According to Factinate.com, "Dorothy Dandridge was one of Hollywood’s first black sex symbols and the first black actress to be nominated for Best Actress at the Oscars."
As documented on Biography.com, "Around 1930, Dandridge moved to Los Angeles, California, with her family. A few years later she found success with her new musical group, the Dandridge Sisters, which included sister Vivian and their friend Etta Jones. The group landed gigs at the famous Cotton Club in Harlem and performed with top acts such as the Jimmie Lunceford Orchestra and Cab Calloway. As an African American singer, Dandridge confronted early on the segregation and racism of the entertainment industry. She may have been allowed on stage, but in some venues, she couldn't eat in the restaurant or use certain facilities because of the color of her skin."
"As a teenager," Biography.com continues to note, "...Dandridge began earning small roles in a number of films. She and her sister appeared in the Marx Brothers' classic A Day at the Races (1937), as well as Going Places (1938), with Louis Armstrong. On her own, she danced with Harold Nicholas of the dancing Nicholas Brothers in the 1941 Sonja Henie musical Sun Valley Serenade. The duo's tap-dancing routine was cut from the version of the film shown in the South.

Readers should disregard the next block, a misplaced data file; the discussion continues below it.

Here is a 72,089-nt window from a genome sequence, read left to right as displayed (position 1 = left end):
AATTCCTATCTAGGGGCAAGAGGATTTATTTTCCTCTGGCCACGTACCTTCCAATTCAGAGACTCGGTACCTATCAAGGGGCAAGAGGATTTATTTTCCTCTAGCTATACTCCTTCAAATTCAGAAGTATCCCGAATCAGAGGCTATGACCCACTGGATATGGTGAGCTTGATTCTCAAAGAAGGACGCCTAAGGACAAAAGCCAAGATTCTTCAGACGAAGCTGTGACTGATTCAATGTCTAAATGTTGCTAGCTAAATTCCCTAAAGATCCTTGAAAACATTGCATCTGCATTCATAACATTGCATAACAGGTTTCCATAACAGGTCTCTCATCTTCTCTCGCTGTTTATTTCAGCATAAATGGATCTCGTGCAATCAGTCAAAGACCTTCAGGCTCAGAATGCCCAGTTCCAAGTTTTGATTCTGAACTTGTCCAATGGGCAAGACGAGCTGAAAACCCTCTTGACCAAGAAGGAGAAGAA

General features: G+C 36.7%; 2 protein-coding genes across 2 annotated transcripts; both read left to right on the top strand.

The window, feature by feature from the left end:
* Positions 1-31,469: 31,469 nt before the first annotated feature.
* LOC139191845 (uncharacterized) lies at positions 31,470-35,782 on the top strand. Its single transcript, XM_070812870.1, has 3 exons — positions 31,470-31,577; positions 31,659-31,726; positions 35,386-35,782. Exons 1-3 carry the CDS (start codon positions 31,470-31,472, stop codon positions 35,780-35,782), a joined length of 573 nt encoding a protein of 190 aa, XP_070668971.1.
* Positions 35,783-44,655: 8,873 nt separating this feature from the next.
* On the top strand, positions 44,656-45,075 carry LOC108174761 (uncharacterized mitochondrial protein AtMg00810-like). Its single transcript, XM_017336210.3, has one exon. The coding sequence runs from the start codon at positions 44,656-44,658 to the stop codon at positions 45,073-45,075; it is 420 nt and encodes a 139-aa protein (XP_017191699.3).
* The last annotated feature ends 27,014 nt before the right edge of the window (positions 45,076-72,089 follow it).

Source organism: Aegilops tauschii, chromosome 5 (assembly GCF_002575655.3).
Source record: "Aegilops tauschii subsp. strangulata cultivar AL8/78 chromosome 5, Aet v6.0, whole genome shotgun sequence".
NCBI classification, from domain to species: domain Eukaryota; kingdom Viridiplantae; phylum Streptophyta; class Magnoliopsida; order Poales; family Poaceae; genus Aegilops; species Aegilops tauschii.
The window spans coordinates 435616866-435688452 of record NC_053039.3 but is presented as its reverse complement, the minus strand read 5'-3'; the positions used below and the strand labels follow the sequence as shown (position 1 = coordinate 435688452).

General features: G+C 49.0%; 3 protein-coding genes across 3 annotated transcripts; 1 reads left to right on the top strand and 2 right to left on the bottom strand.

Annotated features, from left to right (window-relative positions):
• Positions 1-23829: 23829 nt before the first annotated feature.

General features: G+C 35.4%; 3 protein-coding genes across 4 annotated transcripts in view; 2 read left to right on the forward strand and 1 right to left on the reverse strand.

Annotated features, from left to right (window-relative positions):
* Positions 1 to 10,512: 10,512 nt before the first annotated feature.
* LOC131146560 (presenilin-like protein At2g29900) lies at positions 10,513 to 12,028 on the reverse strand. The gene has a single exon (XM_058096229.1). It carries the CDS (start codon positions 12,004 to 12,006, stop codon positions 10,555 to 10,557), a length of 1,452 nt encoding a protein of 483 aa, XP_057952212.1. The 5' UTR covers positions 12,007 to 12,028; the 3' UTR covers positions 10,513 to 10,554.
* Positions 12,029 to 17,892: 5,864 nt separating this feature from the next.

"Dandridge married Harold Nicholas in 1942, but their union proved to be anything but a happy one. Nicholas reportedly liked to chase other women, and Dandridge virtually retired from performing during this time. Adding to the strain, after Dandridge gave birth to daughter Harolyn in 1943, they discovered that the girl had brain damage. Seeking to find a cure, Dandridge had Harolyn receive expensive private care for many years."
"Unfortunately," Factinate.com chronicles, "...her love life was much less illustrious; in 1959, she married a club owner named Jack Denison. He turned out to be abusive, including financially abusive, as he mismanaged her finances into bankruptcy. He then had the audacity to divorce Dandridge in 1963. This story doesn’t have a happy ending: unable to get more acting roles, Dandridge died penniless from an apparent drug overdose in 1965 at the age of just 42."
To read more about Dorothy Dandridge, click here.
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